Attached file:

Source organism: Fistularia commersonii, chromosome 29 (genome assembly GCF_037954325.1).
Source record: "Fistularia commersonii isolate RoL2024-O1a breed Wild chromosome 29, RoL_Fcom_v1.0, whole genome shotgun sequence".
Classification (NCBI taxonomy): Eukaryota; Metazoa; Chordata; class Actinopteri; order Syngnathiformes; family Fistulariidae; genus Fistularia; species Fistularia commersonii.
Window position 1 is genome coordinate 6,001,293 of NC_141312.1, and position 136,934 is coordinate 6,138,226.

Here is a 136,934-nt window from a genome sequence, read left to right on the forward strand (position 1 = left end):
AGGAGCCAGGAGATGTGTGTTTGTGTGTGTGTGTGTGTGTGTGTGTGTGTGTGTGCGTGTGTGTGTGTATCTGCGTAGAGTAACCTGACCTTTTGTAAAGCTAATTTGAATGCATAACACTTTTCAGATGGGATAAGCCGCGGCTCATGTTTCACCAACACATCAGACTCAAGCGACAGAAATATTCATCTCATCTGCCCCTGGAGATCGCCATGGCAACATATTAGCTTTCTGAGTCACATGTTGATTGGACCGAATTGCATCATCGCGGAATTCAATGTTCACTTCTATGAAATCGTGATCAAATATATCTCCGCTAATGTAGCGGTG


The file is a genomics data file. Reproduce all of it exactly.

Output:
Source organism: Fistularia commersonii, chromosome 29 (genome assembly GCF_037954325.1).
Source record: "Fistularia commersonii isolate RoL2024-O1a breed Wild chromosome 29, RoL_Fcom_v1.0, whole genome shotgun sequence".
Classification (NCBI taxonomy): Eukaryota; Metazoa; Chordata; class Actinopteri; order Syngnathiformes; family Fistulariidae; genus Fistularia; species Fistularia commersonii.
Window position 1 is genome coordinate 6,001,293 of NC_141312.1, and position 136,934 is coordinate 6,138,226.

Here is a 136,934-nt window from a genome sequence, read left to right on the forward strand (position 1 = left end):
AGGAGCCAGGAGATGTGTGTTTGTGTGTGTGTGTGTGTGTGTGTGTGTGTGTGTGCGTGTGTGTGTGTATCTGCGTAGAGTAACCTGACCTTTTGTAAAGCTAATTTGAATGCATAACACTTTTCAGATGGGATAAGCCGCGGCTCATGTTTCACCAACACATCAGACTCAAGCGACAGAAATATTCATCTCATCTGCCCCTGGAGATCGCCATGGCAACATATTAGCTTTCTGAGTCACATGTTGATTGGACCGAATTGCATCATCGCGGAATTCAATGTTCACTTCTATGAAATCGTGATCAAATATATCTCCGCTAATGTAGCGGTG